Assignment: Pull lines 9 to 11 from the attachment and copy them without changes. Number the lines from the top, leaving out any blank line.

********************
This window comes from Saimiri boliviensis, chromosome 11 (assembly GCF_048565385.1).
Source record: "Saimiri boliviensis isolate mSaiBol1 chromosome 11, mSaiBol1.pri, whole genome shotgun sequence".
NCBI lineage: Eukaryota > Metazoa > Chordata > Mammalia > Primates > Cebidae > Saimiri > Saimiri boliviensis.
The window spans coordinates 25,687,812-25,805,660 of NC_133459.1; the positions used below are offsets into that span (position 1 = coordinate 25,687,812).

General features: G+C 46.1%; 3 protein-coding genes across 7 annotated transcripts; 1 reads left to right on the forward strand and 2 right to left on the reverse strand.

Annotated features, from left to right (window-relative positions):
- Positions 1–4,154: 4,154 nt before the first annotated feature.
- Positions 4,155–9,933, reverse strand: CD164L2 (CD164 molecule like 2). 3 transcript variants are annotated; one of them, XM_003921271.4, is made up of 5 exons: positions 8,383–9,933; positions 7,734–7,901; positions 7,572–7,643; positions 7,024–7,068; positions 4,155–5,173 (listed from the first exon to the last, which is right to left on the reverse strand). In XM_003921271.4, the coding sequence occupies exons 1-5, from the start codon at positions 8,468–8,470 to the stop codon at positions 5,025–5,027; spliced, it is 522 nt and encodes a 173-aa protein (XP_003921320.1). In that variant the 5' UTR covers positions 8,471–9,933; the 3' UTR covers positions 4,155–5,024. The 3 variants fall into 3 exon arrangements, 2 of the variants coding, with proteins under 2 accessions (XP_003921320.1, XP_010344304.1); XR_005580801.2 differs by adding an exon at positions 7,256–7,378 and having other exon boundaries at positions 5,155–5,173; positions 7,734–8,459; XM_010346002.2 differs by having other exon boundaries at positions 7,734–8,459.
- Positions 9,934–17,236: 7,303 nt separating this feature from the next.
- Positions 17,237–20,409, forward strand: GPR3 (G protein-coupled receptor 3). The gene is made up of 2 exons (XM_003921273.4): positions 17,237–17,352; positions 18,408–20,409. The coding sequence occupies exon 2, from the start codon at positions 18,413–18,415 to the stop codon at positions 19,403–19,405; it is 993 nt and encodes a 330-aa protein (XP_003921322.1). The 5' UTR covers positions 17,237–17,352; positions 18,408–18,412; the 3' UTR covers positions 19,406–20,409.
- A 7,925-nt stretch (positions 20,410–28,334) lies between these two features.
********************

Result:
- Positions 9,934–17,236: 7,303 nt separating this feature from the next.
- Positions 17,237–20,409, forward strand: GPR3 (G protein-coupled receptor 3). The gene is made up of 2 exons (XM_003921273.4): positions 17,237–17,352; positions 18,408–20,409. The coding sequence occupies exon 2, from the start codon at positions 18,413–18,415 to the stop codon at positions 19,403–19,405; it is 993 nt and encodes a 330-aa protein (XP_003921322.1). The 5' UTR covers positions 17,237–17,352; positions 18,408–18,412; the 3' UTR covers positions 19,406–20,409.
- A 7,925-nt stretch (positions 20,410–28,334) lies between these two features.